**[0020]**In an example operation of the apparatus 100, the encoder 110 may receive and encode a video signal in accordance with one or more encoding techniques to provide an encoded bitstream. The encoded bitstream may be provided to the transcoder 120, which may subsequently provide (e.g., generate) a transcoded bitstream based, at least in part, on the encoded bitstream. The transcoded bitstream may be provided, for example, to a data bus and/or to a device, such as a decoder (not shown). As will be explained in more detail below, a video signal may be encoded by the encoder 110 such that the rate-distortion of the video signal may be optimized. In one embodiment, for example, rate and/or distortion of a video signal may be optimized by optimizing quantized coefficients during an encoding process. Rate-distortion optimization refers to a process designed to select a particular rate-distortion trade-off where a sufficient rate is maintained with an allowable amount of distortion. Rate-distortion may typically be represented by a lambda factor λ, or lambda, multiplied by the rate and the product added to the distortion. This equation may be referred to as the "RD score." Generally, encoding methods may aim to minimize the RD score.

**[0021]**FIG. 2 is a schematic block diagram of an encoder 200 according to an embodiment of the invention. The encoder 200 may be in part used to implement the encoder 110 of FIG. 1, and may further be compliant with the H.264 standard. In some embodiments, the encoder 200 may be compliant with one or more other compression standards in the art, known now or in the future.

**[0022]**The encoder 200 may include a mode decision block 230, a prediction block 220, a delay buffer 202, a transform 206, a quantization block 250, an entropy encoder 208, an inverse quantization block 210, a deblocking filter 216, and a decoded picture buffer 218. The mode decision block 230 may be configured to determine an appropriate coding mode based, at least in part, on the incoming base band video signal and decoded picture buffer signal, described further below, and/or may determine an appropriate coding mode on a per frame and/or macroblock basis. The mode decision may include macroblock type, intra modes, inter modes, motion vectors, and quantization parameters. In some examples of the present invention, the mode decision block 230 may provide lambda that may be used by the optimized quantization block 250, described further below. The mode decision block 230 may also utilize lambda in making mode decisions in accordance with examples of the present invention.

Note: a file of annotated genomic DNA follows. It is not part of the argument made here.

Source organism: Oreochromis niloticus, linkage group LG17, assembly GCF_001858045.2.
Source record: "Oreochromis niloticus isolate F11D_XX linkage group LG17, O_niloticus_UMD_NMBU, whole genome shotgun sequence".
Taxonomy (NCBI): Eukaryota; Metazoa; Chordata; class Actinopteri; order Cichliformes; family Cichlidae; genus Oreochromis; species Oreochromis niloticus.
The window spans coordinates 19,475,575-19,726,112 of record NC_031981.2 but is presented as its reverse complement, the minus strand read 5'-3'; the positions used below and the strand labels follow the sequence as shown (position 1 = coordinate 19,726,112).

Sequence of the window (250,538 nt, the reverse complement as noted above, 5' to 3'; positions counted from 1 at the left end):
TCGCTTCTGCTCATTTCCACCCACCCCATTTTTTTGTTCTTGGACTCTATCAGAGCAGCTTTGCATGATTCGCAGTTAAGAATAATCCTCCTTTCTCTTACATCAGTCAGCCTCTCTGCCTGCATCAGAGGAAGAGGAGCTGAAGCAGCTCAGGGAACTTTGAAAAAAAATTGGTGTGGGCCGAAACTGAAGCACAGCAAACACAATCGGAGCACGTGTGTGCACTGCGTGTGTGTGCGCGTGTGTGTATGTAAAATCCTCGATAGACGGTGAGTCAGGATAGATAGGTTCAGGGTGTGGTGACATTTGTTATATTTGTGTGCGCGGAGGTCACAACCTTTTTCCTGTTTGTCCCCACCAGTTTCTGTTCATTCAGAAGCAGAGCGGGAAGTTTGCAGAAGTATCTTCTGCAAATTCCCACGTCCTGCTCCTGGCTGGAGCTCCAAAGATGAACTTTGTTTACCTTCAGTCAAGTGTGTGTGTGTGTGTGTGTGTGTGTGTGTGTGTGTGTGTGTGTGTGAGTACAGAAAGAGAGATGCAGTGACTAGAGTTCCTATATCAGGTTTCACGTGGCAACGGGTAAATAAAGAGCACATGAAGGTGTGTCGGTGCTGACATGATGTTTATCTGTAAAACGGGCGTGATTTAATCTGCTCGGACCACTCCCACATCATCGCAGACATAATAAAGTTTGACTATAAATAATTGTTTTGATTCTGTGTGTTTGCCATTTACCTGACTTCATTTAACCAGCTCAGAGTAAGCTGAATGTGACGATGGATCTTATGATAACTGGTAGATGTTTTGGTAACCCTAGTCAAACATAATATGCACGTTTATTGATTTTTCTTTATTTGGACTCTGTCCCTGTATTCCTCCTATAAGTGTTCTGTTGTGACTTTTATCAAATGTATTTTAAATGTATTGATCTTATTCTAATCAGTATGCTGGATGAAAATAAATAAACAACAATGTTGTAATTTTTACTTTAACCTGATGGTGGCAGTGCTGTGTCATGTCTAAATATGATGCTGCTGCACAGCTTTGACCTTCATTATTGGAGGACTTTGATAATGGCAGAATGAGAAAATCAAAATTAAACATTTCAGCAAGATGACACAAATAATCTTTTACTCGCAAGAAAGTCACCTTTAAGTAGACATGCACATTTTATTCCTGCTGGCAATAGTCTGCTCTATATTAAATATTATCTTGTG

**[0023]**The output of the mode decision block 230 may be utilized by the prediction block 220 to generate the predictor in accordance with H.264 normative methods, or other prediction techniques. The predictor may be subtracted by a delayed version of the video signal at the subtractor 204. Using the delayed version of the video signal may provide time for the mode decision block 230 to act. The output of the subtractor 204 may then be the residual, e.g. the difference between a block and a predicted block.

**[0024]**The transform 206 may be configured to perform a transform, such as a discrete cosine transform (DCT), on the signal to produce a block of coefficients that may, for instance, correspond to spectral components of data in the video signal. Generally, the transform 206 may transform the residual to the frequency domain. The frequency domain representation of the residual may be referred to as the coefficient block. The quantization block 250 may be configured to receive the coefficient block and quantize the coefficients of the coefficient block to produce a quantized coefficient block. The quantization provided by the quantization block 250 may be lossy, but may utilize lambda to optimize or adjust rate-distortion. Lambda may be received from the mode decision block 230, or may be specified by the user. The lambda factor may change, e.g. per macroblock or other unit, and may be based on information encoded by the video signal (e.g. video signals encoding advertising may utilize a generally smaller lambda than video signals encoding detailed scenes).

**[0025]**In turn, the entropy encoder 208 may encode the quantized coefficient block to provide an encoded bitstream. The entropy encoder 208 may be any entropy encoder known by those having ordinary skill in the art, such as a CAVLC encoder. The optimized quantized coefficients may also be inverse scaled and quantized by the inverse quantization block 210. The inverse scaled and quantized coefficients may be inverse transformed by the inverse transform block 212 to produce a reconstructed residual. The reconstructed residual may be added to the predictor at the adder 214 to produce reconstructed video, which may be deblocked by the deblocking filter 216, written to the decoded picture buffer 218 for use in future frames, and fed back to the mode decision block 230 for further in-macroblock intra prediction or other mode decision methods.